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Brain Stimul. 2016 May-Jun;9(3):388-95. doi: 10.1016/j.brs.2016.02.005. Epub 2016 Feb 12.

Does Transcranial Alternating Current Stimulation Induce Cerebellum Plasticity? Feasibility, Safety and Efficacy of a Novel Electrophysiological Approach.

Author information

  • 1IRCCS Centro Neurolesi "Bonino-Pulejo", Messina, Italy.
  • 2IRCCS Centro Neurolesi "Bonino-Pulejo", Messina, Italy; Department of Biomedical Sciences and Morphological and Functional Images, University of Messina, Italy.
  • 3IRCCS Centro Neurolesi "Bonino-Pulejo", Messina, Italy. Electronic address: salbro77@tiscali.it.

Abstract

BACKGROUND:

Cerebellum-brain functional connectivity can be shaped through different non-invasive neurostimulation approaches. In this study, we propose a novel approach to perturb the cerebellum-brain functional connectivity by means of transcranial alternating current stimulation (tACS).

METHODS:

Twenty-five healthy individuals underwent a cerebellar tACS protocol employing different frequencies (10, 50, and 300 Hz) and a sham-tACS over the right cerebellar hemisphere. We measured their after-effects on the motor evoked potential (MEP) amplitude, the cerebellum-brain inhibition (CBI), the long-latency intracortical inhibition (LICI), from the primary motor cortex of both the hemispheres. In addition, we assessed the functional adaptation to a right hand sequential tapping motor task.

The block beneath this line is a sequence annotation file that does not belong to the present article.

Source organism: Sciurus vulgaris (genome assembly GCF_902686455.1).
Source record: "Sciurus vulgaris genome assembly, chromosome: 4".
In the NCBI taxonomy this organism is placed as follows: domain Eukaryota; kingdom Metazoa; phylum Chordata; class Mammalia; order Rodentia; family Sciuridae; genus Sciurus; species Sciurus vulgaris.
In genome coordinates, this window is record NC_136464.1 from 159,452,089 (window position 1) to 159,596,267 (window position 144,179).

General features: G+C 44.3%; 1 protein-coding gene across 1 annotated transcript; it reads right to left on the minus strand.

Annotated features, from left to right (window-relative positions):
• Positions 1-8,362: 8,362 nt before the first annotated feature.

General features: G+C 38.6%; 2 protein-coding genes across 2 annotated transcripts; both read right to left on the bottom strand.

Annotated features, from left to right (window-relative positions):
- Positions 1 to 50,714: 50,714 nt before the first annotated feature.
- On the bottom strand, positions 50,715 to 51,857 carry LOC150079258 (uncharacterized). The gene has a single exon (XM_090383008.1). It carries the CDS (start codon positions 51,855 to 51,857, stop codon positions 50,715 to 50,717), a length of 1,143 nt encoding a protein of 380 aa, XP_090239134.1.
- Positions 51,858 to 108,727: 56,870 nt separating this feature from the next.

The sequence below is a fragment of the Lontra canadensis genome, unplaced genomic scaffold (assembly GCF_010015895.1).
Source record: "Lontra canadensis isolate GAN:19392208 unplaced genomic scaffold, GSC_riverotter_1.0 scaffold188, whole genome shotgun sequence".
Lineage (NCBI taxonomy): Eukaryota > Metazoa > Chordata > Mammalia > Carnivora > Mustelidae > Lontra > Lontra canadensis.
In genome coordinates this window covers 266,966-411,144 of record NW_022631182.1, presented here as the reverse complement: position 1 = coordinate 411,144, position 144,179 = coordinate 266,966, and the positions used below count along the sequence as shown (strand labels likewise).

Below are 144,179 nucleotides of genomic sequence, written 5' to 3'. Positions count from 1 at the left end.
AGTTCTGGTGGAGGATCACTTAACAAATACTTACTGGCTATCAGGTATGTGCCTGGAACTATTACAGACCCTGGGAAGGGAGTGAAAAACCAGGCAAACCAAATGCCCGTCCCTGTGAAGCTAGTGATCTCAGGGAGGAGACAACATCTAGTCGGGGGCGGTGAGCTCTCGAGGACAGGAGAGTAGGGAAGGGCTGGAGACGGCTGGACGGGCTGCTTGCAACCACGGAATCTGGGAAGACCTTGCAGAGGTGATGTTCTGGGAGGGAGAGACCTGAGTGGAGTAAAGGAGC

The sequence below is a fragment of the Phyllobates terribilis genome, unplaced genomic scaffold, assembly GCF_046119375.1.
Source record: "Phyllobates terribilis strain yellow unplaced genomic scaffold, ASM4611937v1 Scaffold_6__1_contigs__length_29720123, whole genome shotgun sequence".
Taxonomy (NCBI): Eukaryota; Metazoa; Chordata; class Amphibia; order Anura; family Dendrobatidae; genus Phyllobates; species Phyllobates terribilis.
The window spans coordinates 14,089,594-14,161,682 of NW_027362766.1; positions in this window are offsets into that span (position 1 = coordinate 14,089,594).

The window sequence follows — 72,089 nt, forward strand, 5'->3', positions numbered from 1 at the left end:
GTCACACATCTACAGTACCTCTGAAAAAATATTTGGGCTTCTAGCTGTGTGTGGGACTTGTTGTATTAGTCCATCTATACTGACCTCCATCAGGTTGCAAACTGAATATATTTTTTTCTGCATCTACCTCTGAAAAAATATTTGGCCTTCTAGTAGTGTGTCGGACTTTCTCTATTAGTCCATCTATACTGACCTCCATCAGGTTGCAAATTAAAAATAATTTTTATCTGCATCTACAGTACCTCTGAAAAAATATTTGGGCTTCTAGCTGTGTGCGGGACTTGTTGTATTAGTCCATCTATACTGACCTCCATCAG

RESULTS:

None of the participants had any side-effect. Following 50 Hz-tACS, we observed a clear contralateral CBI weakening, paralleled by a MEP increase with a better adaptation to frequency variations during the sequential tapping. The 300 Hz-tACS induced a contralateral CBI strengthening, without significant MEP and kinematic after-effects. The 10 Hz-tACS conditioning was instead ineffective.

CONCLUSIONS:

We may argue that tACS protocols could have interfered with the activity of CBI-sustaining Purkinje cell, affecting motor adaptation. Our safe approach seems promising in studying the cerebellum-brain functional connectivity, with possible implications in neurorehabilitative settings.

KEYWORDS:

Cerebellum; Cerebellum-brain inhibition; Motor adaptation; Purkinje cell; Transcranial alternating current stimulation; Transcranial magnetic stimulation

PMID:
26946958
DOI:
10.1016/j.brs.2016.02.005
[PubMed - in process]
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